Systemic therapy can affect not only the survival of patients with breast cancer but also their quality of life. Gastrointestinal side effects of cytotoxic chemotherapy are one of the most common complaints among those undergoing treatment. Drs. McCourt and Wallen and colleagues[4] discuss in this Special Issue a novel predictive assay proven to be helpful in identifying individual breast cancer patients at high risk of developing moderate or severe delayed nausea after treatment with taxane-based therapies such as docetaxel/cyclophosphamide and docetaxel/carboplatin/trastuzumab/pertuzumab. Assays such as this can help individualize anti-emetic regimens so as to maximize their therapeutic potential while minimizing side effects. One of the mainstays of adjuvant therapy for hormone receptor positive breast cancer is endocrine therapy. However, concerns regarding side effects of these medications continues to limit adherence to the regimen. Patients with metabolic syndrome (a syndrome which increases in incidence yearly) could potentially be more susceptible to untoward side effects. Drs. Lytkin and Briukhanova and their research group[5] demonstrated in a rat model that the use of exemestane can affect metabolism in at risk subjects. While this is early, pre-clinical work, it opens an avenue for further research into how best to use vital adjuvant therapy while managing side effects and improving adherence.

    Finally, we must look to survivorship. While we may cure the cancer with surgery, radiation, and systemic therapy, we often create life-long health issues which can negatively affect quality of life. Dr. Ayre and Parker[6] discuss in their article the impact of lymphedema resulting from breast cancer therapy. They note that one in six women treated for breast cancer will develop lymphedema. They emphasize the need for patient education, early detection through physical exam or other confirmatory testing, effective conservative management, and the availability of operative management should conservative measures fail.

    The authors in this Special Issue present a strong case for support of the breast cancer patient during her cancer journey that can not only improve cancer outcomes but also enhance patient/survivor quality of life and perception of wellness. With their work, these authors prove that caring for the patient with cancer has importance beyond the curing of the patient with cancer. Cancer is not a (life) sentence, and supporting a patient through her journey to the other side of cancer is an essential task we must all undertake.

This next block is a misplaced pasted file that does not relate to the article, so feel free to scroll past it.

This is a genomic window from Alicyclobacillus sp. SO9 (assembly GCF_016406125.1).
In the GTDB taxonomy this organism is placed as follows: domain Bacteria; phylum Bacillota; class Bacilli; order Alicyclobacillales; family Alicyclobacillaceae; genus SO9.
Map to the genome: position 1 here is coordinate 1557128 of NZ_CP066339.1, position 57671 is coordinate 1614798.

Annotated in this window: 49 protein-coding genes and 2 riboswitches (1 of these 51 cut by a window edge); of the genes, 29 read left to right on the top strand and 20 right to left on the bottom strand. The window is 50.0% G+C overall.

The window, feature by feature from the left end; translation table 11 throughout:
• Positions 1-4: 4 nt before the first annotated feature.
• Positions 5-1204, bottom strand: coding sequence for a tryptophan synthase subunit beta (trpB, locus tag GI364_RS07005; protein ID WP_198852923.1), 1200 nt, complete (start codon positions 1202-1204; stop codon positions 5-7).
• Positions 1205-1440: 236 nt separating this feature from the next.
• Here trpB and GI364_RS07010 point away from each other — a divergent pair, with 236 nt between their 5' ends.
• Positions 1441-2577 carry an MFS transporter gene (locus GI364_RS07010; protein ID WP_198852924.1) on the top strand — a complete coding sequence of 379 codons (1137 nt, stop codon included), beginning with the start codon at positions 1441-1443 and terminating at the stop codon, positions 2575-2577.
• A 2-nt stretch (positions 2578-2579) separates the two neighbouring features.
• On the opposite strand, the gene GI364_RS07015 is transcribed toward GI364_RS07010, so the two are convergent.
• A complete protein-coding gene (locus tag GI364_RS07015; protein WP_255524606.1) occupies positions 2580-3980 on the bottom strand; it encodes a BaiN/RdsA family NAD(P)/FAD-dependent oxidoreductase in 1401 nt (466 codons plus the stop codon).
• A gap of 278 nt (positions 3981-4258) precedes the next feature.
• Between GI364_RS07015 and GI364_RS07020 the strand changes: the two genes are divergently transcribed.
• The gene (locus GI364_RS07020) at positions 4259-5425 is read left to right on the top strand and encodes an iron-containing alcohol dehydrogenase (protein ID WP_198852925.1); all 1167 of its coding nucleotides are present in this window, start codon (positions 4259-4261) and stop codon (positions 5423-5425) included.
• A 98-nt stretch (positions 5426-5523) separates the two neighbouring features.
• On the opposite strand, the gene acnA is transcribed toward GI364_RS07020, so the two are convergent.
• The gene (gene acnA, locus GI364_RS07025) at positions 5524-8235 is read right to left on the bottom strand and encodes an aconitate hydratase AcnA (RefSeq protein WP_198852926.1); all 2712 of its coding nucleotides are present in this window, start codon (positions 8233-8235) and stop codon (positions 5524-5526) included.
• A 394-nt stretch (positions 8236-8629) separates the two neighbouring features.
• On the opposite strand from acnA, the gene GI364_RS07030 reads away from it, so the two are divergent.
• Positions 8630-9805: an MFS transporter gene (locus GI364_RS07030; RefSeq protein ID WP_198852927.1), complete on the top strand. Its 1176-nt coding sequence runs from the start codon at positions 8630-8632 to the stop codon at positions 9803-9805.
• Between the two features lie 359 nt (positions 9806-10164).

Declarations

    Authors’ contributions

    Researched and wrote this article: McGuire K

    Availability of data and materials

    Not applicable.

    Financial support and sponsorship

    None.

    Conflicts of interest

    All authors declared that there are no conflicts of interest.

    Ethical approval and consent to participate

    Not applicable.

    Consent for publication

    Not applicable.

    Copyright

    © The Author(s) 2020.

    References

    • 1. Heath J, Paulishak M, Kasales C, Schubart J, Kass R. Reasons symptomatic breast cancer patients delay seeking medical care. J Unexplored Med Data 2019;4:3.

      DOI
    • 2. Hite M, Klauber-DeMore N, Abbott AM. Narcotics and breast surgery: a review of current literature. J Unexplored Med Data 2019;4:9.

      DOI
    • 3. DeChant CA, Thomas SM, Rosenberger LH, Fayanju OM, Greenup RA, et al. Ductal carcinoma in situ in the elderly: what is the ideal treatment plan? J Unexplored Med Data 2019;4:2.

      DOI
    • 4. McCourt DD, Parikh K, Brady AL, Wang Y, Kennedy J, et al. The quest for reliable prediction of chemotherapy-induced delayed nausea among breast cancer patients. J Unexplored Med Data 2019;4:6.

      DOI
    • 5. Lytkin D, Zagayko A, Briukhanova T. Exemestane leads to hormone-associated ascites in female hamsters with experimental metabolic syndrome. J Unexplored Med Data 2019;4:8.

      DOI
    • 6. Ayre K, Parker C. Lymphedema after treatment of breast cancer: a comprehensive review. J Unexplored Med Data 2019;4:5.

      DOI

    Cite This Article

    McGuire K. Cancer is a word, not a sentence. J Unexplored Med Data 2020;5:3. http://dx.doi.org/10.20517/2572-8180.2020.02